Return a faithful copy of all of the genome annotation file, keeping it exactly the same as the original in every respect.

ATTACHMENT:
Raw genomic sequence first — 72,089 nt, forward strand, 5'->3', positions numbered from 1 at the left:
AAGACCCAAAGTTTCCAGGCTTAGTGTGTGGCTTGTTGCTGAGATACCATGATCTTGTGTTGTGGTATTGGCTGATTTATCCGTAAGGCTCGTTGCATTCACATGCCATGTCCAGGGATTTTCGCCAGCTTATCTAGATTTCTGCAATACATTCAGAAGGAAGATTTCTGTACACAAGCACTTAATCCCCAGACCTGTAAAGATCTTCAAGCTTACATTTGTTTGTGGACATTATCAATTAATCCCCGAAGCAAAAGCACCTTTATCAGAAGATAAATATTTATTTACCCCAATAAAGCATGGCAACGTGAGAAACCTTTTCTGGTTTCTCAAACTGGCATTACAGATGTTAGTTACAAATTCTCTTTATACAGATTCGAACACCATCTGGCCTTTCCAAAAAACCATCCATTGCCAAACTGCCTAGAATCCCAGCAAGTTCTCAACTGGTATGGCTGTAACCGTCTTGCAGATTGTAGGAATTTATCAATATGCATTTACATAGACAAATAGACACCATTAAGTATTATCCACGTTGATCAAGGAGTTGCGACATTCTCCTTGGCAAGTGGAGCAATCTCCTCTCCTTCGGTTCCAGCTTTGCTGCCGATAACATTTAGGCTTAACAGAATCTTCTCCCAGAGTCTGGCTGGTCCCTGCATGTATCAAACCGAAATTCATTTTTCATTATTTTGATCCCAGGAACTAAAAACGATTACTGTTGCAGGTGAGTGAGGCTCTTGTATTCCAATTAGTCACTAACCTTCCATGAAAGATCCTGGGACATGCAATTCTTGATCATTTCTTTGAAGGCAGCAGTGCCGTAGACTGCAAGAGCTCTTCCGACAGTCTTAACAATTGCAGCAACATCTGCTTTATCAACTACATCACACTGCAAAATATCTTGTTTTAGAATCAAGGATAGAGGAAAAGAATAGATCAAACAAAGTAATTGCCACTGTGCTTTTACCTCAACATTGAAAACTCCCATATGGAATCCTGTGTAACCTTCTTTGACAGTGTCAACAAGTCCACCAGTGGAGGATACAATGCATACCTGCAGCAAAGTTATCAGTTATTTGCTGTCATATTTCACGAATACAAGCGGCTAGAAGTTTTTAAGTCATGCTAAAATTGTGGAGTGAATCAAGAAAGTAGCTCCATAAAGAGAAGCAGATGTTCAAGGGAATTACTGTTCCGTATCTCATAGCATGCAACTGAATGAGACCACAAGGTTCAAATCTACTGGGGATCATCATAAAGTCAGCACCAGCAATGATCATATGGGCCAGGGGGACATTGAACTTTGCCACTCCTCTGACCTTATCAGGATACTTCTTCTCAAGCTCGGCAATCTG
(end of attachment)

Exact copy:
Raw genomic sequence first — 72,089 nt, forward strand, 5'->3', positions numbered from 1 at the left:
AAGACCCAAAGTTTCCAGGCTTAGTGTGTGGCTTGTTGCTGAGATACCATGATCTTGTGTTGTGGTATTGGCTGATTTATCCGTAAGGCTCGTTGCATTCACATGCCATGTCCAGGGATTTTCGCCAGCTTATCTAGATTTCTGCAATACATTCAGAAGGAAGATTTCTGTACACAAGCACTTAATCCCCAGACCTGTAAAGATCTTCAAGCTTACATTTGTTTGTGGACATTATCAATTAATCCCCGAAGCAAAAGCACCTTTATCAGAAGATAAATATTTATTTACCCCAATAAAGCATGGCAACGTGAGAAACCTTTTCTGGTTTCTCAAACTGGCATTACAGATGTTAGTTACAAATTCTCTTTATACAGATTCGAACACCATCTGGCCTTTCCAAAAAACCATCCATTGCCAAACTGCCTAGAATCCCAGCAAGTTCTCAACTGGTATGGCTGTAACCGTCTTGCAGATTGTAGGAATTTATCAATATGCATTTACATAGACAAATAGACACCATTAAGTATTATCCACGTTGATCAAGGAGTTGCGACATTCTCCTTGGCAAGTGGAGCAATCTCCTCTCCTTCGGTTCCAGCTTTGCTGCCGATAACATTTAGGCTTAACAGAATCTTCTCCCAGAGTCTGGCTGGTCCCTGCATGTATCAAACCGAAATTCATTTTTCATTATTTTGATCCCAGGAACTAAAAACGATTACTGTTGCAGGTGAGTGAGGCTCTTGTATTCCAATTAGTCACTAACCTTCCATGAAAGATCCTGGGACATGCAATTCTTGATCATTTCTTTGAAGGCAGCAGTGCCGTAGACTGCAAGAGCTCTTCCGACAGTCTTAACAATTGCAGCAACATCTGCTTTATCAACTACATCACACTGCAAAATATCTTGTTTTAGAATCAAGGATAGAGGAAAAGAATAGATCAAACAAAGTAATTGCCACTGTGCTTTTACCTCAACATTGAAAACTCCCATATGGAATCCTGTGTAACCTTCTTTGACAGTGTCAACAAGTCCACCAGTGGAGGATACAATGCATACCTGCAGCAAAGTTATCAGTTATTTGCTGTCATATTTCACGAATACAAGCGGCTAGAAGTTTTTAAGTCATGCTAAAATTGTGGAGTGAATCAAGAAAGTAGCTCCATAAAGAGAAGCAGATGTTCAAGGGAATTACTGTTCCGTATCTCATAGCATGCAACTGAATGAGACCACAAGGTTCAAATCTACTGGGGATCATCATAAAGTCAGCACCAGCAATGATCATATGGGCCAGGGGGACATTGAACTTTGCCACTCCTCTGACCTTATCAGGATACTTCTTCTCAAGCTCGGCAATCTG